Encouraging body language Leaning slightly towards someone — although not too close — shows interest. Nodding signals not only encouragement but also demonstrates involvement in the story that you’re being told. Blinking can also set a romantic mood. We blink every two or three seconds and increasing the rate will increase your partner’s too. Conversely slowing down a blink can be sexually attractive as it mimics a wink. Mirroring — matching your body posture to someone else’s — can amplify intimacy.

Easy-flowing conversation Value small talk: It’s a good way of warming up for a more interesting conversation and provides a breathing space to relax. When using small talk add extra conversational hooks: “At least the rain will bring on things in my allotment.” Look for areas of conversational connection. Echo the other person’s language. Don’t block topics A rant against dogs fouling the pavements will not build rapport. Never underestimate the importance of asking questions. A good listener will always be appreciated.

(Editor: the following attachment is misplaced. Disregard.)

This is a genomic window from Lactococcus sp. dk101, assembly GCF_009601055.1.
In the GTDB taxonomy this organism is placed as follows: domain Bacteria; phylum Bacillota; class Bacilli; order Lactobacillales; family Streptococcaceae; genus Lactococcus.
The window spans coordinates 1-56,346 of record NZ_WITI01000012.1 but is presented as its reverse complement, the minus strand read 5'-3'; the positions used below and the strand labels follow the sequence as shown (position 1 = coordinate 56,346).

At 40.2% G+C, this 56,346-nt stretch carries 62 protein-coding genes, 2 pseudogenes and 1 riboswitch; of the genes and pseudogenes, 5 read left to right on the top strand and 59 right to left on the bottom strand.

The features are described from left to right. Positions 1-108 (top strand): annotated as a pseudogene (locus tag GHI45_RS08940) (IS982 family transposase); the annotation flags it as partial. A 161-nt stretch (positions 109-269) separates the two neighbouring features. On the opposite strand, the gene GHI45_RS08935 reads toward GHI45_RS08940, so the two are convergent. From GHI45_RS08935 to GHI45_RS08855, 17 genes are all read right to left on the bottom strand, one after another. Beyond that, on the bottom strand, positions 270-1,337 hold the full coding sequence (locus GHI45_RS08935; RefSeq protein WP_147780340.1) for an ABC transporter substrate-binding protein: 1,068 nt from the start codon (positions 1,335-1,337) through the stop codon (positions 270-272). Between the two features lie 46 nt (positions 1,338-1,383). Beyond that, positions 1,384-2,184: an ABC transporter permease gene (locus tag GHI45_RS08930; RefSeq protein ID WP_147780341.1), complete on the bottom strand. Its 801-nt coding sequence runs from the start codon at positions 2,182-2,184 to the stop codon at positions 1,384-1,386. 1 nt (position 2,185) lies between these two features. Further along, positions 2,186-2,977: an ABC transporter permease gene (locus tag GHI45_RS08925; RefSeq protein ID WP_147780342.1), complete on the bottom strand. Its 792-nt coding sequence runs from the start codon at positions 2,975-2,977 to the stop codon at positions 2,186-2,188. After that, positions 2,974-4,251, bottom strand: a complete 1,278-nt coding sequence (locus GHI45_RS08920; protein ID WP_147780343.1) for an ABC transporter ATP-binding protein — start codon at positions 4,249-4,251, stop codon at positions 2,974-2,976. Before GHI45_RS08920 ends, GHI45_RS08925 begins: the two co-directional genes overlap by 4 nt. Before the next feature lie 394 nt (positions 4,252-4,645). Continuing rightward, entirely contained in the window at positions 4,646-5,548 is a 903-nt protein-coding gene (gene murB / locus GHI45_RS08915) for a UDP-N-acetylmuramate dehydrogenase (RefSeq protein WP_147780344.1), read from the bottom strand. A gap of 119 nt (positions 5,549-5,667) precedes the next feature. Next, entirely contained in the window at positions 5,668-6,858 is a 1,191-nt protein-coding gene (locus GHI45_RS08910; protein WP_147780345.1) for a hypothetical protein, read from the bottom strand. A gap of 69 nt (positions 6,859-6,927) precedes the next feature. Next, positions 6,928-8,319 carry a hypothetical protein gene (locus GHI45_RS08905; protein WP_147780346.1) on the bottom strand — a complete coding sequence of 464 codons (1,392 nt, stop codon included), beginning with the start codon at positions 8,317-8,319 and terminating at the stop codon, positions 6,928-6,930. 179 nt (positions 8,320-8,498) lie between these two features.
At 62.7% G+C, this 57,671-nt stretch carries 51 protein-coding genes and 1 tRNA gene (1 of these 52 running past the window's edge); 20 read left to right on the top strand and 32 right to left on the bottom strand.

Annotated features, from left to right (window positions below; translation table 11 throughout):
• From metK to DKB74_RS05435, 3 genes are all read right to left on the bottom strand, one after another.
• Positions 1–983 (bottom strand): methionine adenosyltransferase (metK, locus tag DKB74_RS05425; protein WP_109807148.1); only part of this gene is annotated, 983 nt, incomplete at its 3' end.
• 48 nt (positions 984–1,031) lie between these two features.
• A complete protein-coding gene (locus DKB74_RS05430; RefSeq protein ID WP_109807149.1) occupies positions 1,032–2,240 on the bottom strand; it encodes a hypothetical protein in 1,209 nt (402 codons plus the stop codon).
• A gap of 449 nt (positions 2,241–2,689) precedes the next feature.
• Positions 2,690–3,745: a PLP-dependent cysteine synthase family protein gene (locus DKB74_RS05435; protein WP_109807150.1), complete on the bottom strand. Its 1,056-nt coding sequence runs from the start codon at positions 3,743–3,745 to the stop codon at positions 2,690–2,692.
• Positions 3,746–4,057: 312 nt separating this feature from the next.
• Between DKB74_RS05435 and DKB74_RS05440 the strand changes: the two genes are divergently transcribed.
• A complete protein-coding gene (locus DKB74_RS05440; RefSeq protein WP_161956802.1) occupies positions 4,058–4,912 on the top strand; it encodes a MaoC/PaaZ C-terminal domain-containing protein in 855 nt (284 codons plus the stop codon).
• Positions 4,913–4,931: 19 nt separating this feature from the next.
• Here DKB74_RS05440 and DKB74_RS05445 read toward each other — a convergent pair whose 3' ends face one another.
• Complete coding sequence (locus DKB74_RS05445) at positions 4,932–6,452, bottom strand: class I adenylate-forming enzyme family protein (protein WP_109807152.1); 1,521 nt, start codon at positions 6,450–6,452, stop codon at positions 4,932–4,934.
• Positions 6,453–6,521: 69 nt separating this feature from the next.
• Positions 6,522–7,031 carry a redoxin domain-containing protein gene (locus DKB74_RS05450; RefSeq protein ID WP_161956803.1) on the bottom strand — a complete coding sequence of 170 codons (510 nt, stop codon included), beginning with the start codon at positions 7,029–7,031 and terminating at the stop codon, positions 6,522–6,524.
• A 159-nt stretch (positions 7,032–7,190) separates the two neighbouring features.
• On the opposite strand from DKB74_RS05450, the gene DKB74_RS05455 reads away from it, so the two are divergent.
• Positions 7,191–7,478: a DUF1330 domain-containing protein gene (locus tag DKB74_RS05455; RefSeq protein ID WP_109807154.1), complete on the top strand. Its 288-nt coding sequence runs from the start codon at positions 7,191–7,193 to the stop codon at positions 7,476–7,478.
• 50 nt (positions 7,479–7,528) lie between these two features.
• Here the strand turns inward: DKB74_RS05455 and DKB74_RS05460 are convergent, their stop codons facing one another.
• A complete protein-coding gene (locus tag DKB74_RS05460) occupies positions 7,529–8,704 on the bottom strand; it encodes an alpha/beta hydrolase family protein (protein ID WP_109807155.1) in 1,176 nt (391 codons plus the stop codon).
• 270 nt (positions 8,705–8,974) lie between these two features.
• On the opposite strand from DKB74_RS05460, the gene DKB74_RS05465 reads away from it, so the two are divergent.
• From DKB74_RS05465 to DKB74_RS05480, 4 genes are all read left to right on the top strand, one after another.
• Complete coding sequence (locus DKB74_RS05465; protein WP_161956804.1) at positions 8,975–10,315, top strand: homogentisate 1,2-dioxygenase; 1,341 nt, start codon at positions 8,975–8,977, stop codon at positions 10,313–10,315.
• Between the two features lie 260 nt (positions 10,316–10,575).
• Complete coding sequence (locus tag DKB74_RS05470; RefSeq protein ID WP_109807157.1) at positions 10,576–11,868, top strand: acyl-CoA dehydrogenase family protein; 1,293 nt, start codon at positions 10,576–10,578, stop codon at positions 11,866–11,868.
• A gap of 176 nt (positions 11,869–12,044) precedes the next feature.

Confidence We like confident, outgoing people Make a list of three things under the following headings — parts of my body that I like; positive aspects of my personality; past achievements; past compliments and my potential. Check your language in case you are unknowingly running yourself down. Be upbeat: When you are interested and excited, your face muscles become more animated and more attractive. Confidence is not about being perfect. It comes from knowledge and experience, and through achieving small goals.

5. Taking a risk

When adopting this mixing skill, the first job is to reconsider people that you already know but have dismissed on possibly spurious grounds. John T.Molloy found that 20 per cent of the women he interviewed coming out of a marriage bureau had not liked their intended when they first met him. However, something made them reconsider and take a risk. The second way of taking a risk is to suspend judgment for longer and give your unconscious time to breathe and decide. If you have been thinking about someone in a new way, it is probably time to see more of them. This might be officially seen as a date, or possibly an extension of your normal routine. I would suggest you follow these guidelines: